Hypoplastic left heart syndrome, or HLHS, is a rare birth defect in which the left side of the heart is severely underdeveloped. The condition develops during pregnancy and affects normal blood flow through the heart. HLHS carries a high mortality rate and there is no known cure.
Students participating in the Innovative Minds Partnering to Advance Curative Therapies (IMPACT) Symposium are trying to change that.
A group of Simpson College students along with students from 18 other colleges and universities across the Upper Midwest presented research at the 2019 IMPACT Symposium in Eau Claire, Wis. on April 6.
Hosted by the University of Wisconsin-Eau Claire, the co-curricular program encourages creative solutions to critical health questions through collaboration between undergraduate students and the Mayo Clinic Health System. Students are tasked with solving real-world health questions.
This year marked the first that Simpson received an invitation to participate, one of just two schools from the state of Iowa to get an invitation.
Faculty sponsors Dr. Jackie Brittingham and Dr. Aswati Subramanian made the five-plus hour trip with a group of 12 students. The participants represented a cross-section of multiple disciplines and grade levels. Students ranged from sophomores to seniors studying everything from physiology, cellular and molecular biology, to embryology and developmental biology.
“The broad participation of students led to diverse teams that brought unique perspectives and strengths to the competition,” said Brittingham, professor of biology and Division of Natural Science chair. “This competition was an opportunity for our students to engage with other students from much larger institutions. This opened their eyes to the strengths of the curriculum at Simpson College, as they were able to recognize how they stood out due to their unique liberal-arts based, problem-solving skills.”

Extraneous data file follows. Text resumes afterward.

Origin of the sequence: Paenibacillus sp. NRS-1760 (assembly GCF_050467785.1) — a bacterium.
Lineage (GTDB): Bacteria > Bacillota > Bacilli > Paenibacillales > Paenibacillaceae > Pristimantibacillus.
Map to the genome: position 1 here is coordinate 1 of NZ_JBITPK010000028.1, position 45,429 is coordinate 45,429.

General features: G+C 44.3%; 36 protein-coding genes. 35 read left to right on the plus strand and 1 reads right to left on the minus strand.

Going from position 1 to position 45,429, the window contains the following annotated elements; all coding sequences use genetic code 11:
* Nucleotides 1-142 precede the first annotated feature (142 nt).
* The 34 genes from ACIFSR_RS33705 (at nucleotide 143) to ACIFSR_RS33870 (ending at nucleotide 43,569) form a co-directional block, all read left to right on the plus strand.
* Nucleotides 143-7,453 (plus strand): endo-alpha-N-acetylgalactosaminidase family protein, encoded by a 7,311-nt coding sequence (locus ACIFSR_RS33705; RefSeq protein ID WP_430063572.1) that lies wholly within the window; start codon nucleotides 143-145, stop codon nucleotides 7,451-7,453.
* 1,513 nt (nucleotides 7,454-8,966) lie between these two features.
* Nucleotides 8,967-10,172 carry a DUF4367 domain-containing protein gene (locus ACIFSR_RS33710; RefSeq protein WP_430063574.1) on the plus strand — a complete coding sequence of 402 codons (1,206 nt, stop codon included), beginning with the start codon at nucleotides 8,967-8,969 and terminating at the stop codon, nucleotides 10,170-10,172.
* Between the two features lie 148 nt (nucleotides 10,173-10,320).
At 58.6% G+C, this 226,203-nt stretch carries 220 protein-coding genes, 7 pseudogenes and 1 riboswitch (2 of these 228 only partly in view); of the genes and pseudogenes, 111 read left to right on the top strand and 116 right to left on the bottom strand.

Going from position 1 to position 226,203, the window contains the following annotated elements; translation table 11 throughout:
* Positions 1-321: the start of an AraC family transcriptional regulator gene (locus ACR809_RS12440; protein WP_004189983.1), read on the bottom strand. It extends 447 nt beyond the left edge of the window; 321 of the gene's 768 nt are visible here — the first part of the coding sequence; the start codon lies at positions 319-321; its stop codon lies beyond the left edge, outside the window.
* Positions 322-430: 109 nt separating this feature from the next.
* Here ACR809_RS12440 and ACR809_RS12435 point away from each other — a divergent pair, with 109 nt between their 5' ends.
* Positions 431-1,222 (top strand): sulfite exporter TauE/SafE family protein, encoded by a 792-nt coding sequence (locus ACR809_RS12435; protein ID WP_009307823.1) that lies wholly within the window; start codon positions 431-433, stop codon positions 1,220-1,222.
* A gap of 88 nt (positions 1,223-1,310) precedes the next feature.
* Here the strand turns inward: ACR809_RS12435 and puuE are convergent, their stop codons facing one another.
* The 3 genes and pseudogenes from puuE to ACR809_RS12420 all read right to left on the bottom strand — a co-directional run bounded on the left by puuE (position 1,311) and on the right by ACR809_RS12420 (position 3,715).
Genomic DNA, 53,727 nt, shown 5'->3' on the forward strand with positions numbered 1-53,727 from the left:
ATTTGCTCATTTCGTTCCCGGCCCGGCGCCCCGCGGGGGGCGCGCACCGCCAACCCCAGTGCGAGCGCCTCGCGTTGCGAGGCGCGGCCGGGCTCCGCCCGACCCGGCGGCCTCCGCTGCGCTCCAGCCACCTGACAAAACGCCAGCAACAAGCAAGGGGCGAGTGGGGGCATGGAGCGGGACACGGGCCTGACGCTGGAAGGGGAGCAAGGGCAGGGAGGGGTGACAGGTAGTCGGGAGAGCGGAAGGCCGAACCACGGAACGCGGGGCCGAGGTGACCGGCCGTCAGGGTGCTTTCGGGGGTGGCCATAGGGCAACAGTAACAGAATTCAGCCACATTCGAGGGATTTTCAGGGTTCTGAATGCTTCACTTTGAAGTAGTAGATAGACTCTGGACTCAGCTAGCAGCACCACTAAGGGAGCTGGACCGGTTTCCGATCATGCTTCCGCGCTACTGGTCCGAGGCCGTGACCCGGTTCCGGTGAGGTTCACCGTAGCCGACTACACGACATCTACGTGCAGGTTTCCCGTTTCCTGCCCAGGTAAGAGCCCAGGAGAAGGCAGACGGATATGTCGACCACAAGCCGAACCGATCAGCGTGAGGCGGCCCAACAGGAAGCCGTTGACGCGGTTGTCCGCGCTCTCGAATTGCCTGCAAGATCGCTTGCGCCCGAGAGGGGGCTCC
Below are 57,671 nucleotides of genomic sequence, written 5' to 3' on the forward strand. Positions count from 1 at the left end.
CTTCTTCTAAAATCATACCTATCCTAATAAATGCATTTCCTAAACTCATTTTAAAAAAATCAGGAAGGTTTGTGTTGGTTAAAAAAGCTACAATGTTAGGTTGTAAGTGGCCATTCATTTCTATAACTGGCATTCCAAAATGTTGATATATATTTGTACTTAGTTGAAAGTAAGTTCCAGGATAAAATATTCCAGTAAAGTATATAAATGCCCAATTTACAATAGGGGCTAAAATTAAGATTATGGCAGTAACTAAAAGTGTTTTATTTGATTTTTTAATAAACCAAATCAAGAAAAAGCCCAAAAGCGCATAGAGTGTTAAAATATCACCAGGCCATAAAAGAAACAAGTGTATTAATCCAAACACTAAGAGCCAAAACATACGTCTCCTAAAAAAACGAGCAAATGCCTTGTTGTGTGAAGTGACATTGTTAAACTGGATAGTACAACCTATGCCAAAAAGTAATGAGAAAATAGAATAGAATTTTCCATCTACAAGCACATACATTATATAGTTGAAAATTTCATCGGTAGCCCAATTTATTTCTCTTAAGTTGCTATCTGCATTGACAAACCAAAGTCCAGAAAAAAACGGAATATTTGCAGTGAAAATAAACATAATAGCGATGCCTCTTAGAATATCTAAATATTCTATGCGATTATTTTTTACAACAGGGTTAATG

Simpson’s teams spent months researching their solutions to HLHS. They submitted a written hypothesis describing their solutions and designed a poster to present at the symposium. Brittingham and Subramanian noted that the students excelled in all aspects of the project, from brainstorming ideas to the technical elements of presenting extraordinary bodies of work.
But for all of the impressive work done by the students, one thing, in particular, stood out to Brittingham.
“This was the first time in almost 20 years that I was able to get a group of students to work this hard on a goal that wasn’t part of a class or a graded assignment,” she said. “The outcomes exceeded my expectations.”
Brittingham and Subramanian will accompany students to the symposium again in 2020. They are planning coursework to include more opportunities for students to prepare for a competition of this magnitude.
Simpson’s teams included:
- Hannah Anderson, Benjamin Harrison, Emilie Hulse, Samantha Wuebker: Epigenetic Changes Induce Mutations in TBX Genes and NKX2-5 Expression
- Daniel Goldsmith, Hannahlynn Heinen, Amanda Stadtlander, Ethan Woodruff: Exosomes as vehicles for delivering paracrine signals to remediate cardiomyocyte death in HLHS
- Andre Flatt, Galen Gist, Carley Irlmeier, Ellen Willhoit: Early Gestation IGF-II Analog Treatment to Prevent Placental and Cardiac Abnormalities in HLHS